Advertising

Gavin Williamson: 'I must force schools to open for the good of their students'

By Peter Madeley | Education | Published:

Gavin Williamson says he will intervene with schools that choose to remain closed as he moved to reassure parents that it was safe for pupils to return to the classroom.

Education Secretary Gavin Williamson

The Education Secretary said it was crucial that all schools reopened as soon as possible in order to protect the welfare of children and allow them to progress.

He has hit back over claims from teaching unions that the decision to reopen schools has been rushed, saying he was confident that the right safety measures were in place for primaries to reopen this week.

The majority of primary schools across the region were today running staff training sessions before reopening to pupils from Reception, Year 1 and Year 6.

Many local authorities have left the final decision to governors and headteachers, while some have ordered schools to remain closed over fears that the coronavirus 'track and trace' system was not yet robust enough.

South Staffordshire MP Mr Williamson told the Star it was now "safe" for pupils to return – and also vowed to take action if schools refused to open without good reason.

"All schools need to start opening up," he said. "It is in the interests of the children's learning and wellbeing.

Advertising

"Where there are practical issues in terms of reopening, I'm very happy to have a discussion about how we overcome them, but we have got to put the interests of children first.

"The safety of staff and pupils is at the heart of this decision and has guided us from the start. At this point there is no reason why schools should not be reopening.

"We accept this will be a gradual process and we have shown a lot of flexibility to enable schools to open up in a phased manner.

"The steps that have been taken, with much smaller class sizes and strict guidance have been brought in with everyone's safety in mind.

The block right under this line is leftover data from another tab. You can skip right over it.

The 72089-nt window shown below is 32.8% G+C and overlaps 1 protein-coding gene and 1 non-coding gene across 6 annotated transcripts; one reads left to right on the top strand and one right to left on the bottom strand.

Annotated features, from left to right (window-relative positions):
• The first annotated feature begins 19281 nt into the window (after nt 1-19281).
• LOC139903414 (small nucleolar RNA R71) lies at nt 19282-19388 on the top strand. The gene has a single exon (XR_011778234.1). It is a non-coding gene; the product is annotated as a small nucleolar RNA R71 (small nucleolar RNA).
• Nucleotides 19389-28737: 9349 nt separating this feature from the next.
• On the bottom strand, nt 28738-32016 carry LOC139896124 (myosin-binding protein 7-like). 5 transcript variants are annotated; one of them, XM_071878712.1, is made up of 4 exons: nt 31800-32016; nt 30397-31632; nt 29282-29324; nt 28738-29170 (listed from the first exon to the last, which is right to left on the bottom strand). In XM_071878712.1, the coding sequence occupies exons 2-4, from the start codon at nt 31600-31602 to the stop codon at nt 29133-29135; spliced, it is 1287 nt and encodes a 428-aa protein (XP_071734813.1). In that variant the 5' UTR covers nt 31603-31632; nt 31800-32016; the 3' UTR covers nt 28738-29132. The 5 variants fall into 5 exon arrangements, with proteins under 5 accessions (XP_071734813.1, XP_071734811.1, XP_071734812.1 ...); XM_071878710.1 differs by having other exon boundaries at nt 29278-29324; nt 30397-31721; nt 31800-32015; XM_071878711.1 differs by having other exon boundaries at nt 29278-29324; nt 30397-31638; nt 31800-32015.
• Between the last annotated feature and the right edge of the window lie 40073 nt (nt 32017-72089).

Advertising

"We are all in this for one common aim, which is to make sure children receive the benefit of a good education. Quite simply, having schools closed does not benefit children."

Schools across the region have been closed for regular classes since the lockdown started in March, although many have remained open for vulnerable pupils and the children of key workers.

Mr Williamson said he was determined to reopen them for more pupils as soon as it was safe to do so, due to the "hugely detrimental" impact that long term closures would have on their progress.

Education Secretary Gavin Williamson

The Government is understood to have followed medical advice when deciding on which year groups to bring back first, with experts believing that secondary pupils are likely to have higher levels of transmission of the virus due to them having wider friendship networks.

Secondaries have been told to reopen to small groups of Year 10 and 12 pupils from June 15, although some pupils may not return to school until September.

Mr Williamson said: "In a perfect world we would see schools returning exactly as they were, but we realise the challenges we have been dealing with with the virus, we have got to bring schools back in a cautious, phased manner.

"That's why we are taking these very small steps forward, and we'll be making an assessment on how this has gone before we start making decisions on bringing other year groups back.

"We have to be sure that the system works as well as possible and that schools are coping with the numbers of pupils they have coming in."